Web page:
A 200-Billion-Euro Waste: Why Germany Is Failing to Boost Its Birth Rate

By SPIEGEL Staff

Germany dumps hundreds of billions of euros into its family policy each year, but it isn't paying off, with the number of births continuing to shrink. Zoom
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Germany dumps hundreds of billions of euros into its family policy each year, but it isn't paying off, with the number of births continuing to shrink.

Germany spends more on families than most European countries, but its birth rate is falling. A government-commissioned study seen by SPIEGEL argues most of the money is being wasted. Instead of complicated benefits and tax breaks, the government urgently needs to invest in preschools.

A study commissioned by the German government has reached a damning verdict on the country's efforts to boost its low birth rate, saying billions of euros are being wasted on complex benefits and tax breaks that are largely ineffective and in some cases counterproductive.

Europe's largest economy spends some €200 billion ($270 billion) on promoting children and families per year -- that's almost two-thirds of the federal budget. But its birth rate, at 1.39 births per woman aged 15 to 49, remains among the lowest in Europe and compares with an Office of Economic Cooperation and Development (OECD) average of 1.74.

The number of births in Germany has fallen to a record low. It was just 663,000 in 2011, 72,000 fewer than a decade earlier.

The German government ordered a detailed cost-benefit study of its family policies five years ago. The panel of experts led by Basel-based consultancy Prognos has completed a 66-page interim report that SPIEGEL has seen.

Its findings could open up a major battleground in this year's election campaign because they amount to an indictment of 60 years of German family policy. Successive governments, whether from the center-right or center-left or grand coalitions, it seems, got it wrong. And some of the most expensive measures often yield the least benefit.

The study makes enlightening reading for those who wonder why Germany is consistently near the top in international rankings for family spending while its birth rate and job prospects for young mothers are near the bottom.

The government had pledged to release the findings in the current parliamentary term. But officials no longer seem in a hurry and it might not be made public before the September general election. That may be because the study supports calls by the opposition center-left Social Democrats and Greens for a massive expansion in preschool facilities and all-day schools, as well as caps on tax benefits for married couples.

Outdated Notions of Family Life

The findings run counter to a traditional view of the ideal family still held dear by many in Chancellor Angela Merkel's conservative Christian Democratic Union party: Dad earns the money, Mom stays at home and looks after the children. That, say the government-commissioned experts, can no longer serve as the basis for modern policy-making.

The government's latest policy initiative caused intense controversy, with opposition parties saying it was trying to transport Germany back to the 1950s. Launched at the insistence of the CDU's staunchly conservative Bavarian sister party, the Christian Social Union, the "childcare allowance" will come into force this August -- and pay a benefit of €100 per month to stay-at-home mothers.

The authors of the study say that the current tax and benefit arrangements discourage women from working full-time when they have children, discriminate against unmarried parents and in general aren't making it easier for people to raise children.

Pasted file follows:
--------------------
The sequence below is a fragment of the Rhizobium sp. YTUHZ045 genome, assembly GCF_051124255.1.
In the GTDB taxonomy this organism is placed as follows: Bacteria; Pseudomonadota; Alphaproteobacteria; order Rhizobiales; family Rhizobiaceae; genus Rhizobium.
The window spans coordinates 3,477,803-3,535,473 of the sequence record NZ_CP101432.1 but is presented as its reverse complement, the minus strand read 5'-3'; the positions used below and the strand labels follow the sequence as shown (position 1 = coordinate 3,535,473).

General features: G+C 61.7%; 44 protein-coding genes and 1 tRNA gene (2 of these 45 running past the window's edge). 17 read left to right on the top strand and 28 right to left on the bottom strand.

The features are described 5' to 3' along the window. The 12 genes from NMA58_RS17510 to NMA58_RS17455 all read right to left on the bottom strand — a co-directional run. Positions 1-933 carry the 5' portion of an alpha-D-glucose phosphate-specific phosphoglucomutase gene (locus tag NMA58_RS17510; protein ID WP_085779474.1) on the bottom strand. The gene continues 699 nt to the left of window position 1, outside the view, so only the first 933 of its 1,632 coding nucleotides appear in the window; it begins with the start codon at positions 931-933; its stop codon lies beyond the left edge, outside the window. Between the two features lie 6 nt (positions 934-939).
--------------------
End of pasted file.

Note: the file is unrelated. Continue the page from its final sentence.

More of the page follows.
The web of benefits is so complex that even experts don't fully grasp it: There's a "child supplement," "parental benefit," an "allowance for single parents," a "married person's supplement," a "sibling bonus," "orphan money" and "child education supplement," not to forget the "child education supplementary supplement."

Responding to the SPIEGEL article, Family Minister Kristina Schröder, 35, mother of a one-and-a-half-year-old child, defended her policies. "I don't regard family policy like an investment banker with the aim of profit-maximization," she told the Passauer Neue Presse newspaper on Tuesday. She said she was opposed to a policy "that focuses more on macroeconomic profit than on human solidarity."

Schröder called on companies to help boost the birth rate. "The most important thing is to adapt working life more to the needs of families instead of going on requiring families to keep on adapting to the requirements of the working world."

Manuela Schwesig, a deputy leader of the center-left Social Democratic Party, said: "The government's policy on families is shaped by a picture of the family that is half a century old. Single parents or couples with children but without a marriage certificate are virtually ignored."

Cash or Daycare

The central question of family policy is whether the government should invest in education and preschool facilities or simply give families cash.

In Germany, governments have always chosen the latter option, not least because benefits and tax breaks tend to win votes. The problem is that the money often doesn't end up reaching the people who need it.

Take Claudia Kinski and Andreas Schulte*. They both work and are raising a child. He has a public sector job and works in shifts. She does security checks at a major airport. They always await their new shift rotations with trepidation. Will they have to work a lot of weekends this month? Will they have to start work at five in the morning or eight at night? The rotation determines how often Claudia will see her 11 year-old son, when she will need a babysitter, and for how long.

"Sometimes I have to ring him up from work in the morning to wake him up and tell him where he can find his breakfast," she says. "An hour later I ring him up again to make sure he leaves the house."

The fundamental problem that faces this family and many others is that they can't find adequate daycare facilities. They earn too much to qualify for most of the benefits, and they don't get tax breaks because they're not married.